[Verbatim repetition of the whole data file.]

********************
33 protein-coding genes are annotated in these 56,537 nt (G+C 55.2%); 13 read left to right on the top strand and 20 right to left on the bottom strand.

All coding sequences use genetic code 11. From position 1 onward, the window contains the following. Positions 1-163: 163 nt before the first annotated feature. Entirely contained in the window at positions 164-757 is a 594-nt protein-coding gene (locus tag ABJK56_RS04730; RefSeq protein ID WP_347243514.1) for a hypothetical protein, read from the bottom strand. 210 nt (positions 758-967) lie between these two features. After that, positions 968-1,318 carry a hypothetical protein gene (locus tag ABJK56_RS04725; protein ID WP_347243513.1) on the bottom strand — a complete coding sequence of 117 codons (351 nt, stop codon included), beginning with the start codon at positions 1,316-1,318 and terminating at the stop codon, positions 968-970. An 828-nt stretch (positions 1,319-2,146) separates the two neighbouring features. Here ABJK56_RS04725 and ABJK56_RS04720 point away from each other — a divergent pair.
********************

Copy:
33 protein-coding genes are annotated in these 56,537 nt (G+C 55.2%); 13 read left to right on the top strand and 20 right to left on the bottom strand.

All coding sequences use genetic code 11. From position 1 onward, the window contains the following. Positions 1-163: 163 nt before the first annotated feature. Entirely contained in the window at positions 164-757 is a 594-nt protein-coding gene (locus tag ABJK56_RS04730; RefSeq protein ID WP_347243514.1) for a hypothetical protein, read from the bottom strand. 210 nt (positions 758-967) lie between these two features. After that, positions 968-1,318 carry a hypothetical protein gene (locus tag ABJK56_RS04725; protein ID WP_347243513.1) on the bottom strand — a complete coding sequence of 117 codons (351 nt, stop codon included), beginning with the start codon at positions 1,316-1,318 and terminating at the stop codon, positions 968-970. An 828-nt stretch (positions 1,319-2,146) separates the two neighbouring features. Here ABJK56_RS04725 and ABJK56_RS04720 point away from each other — a divergent pair.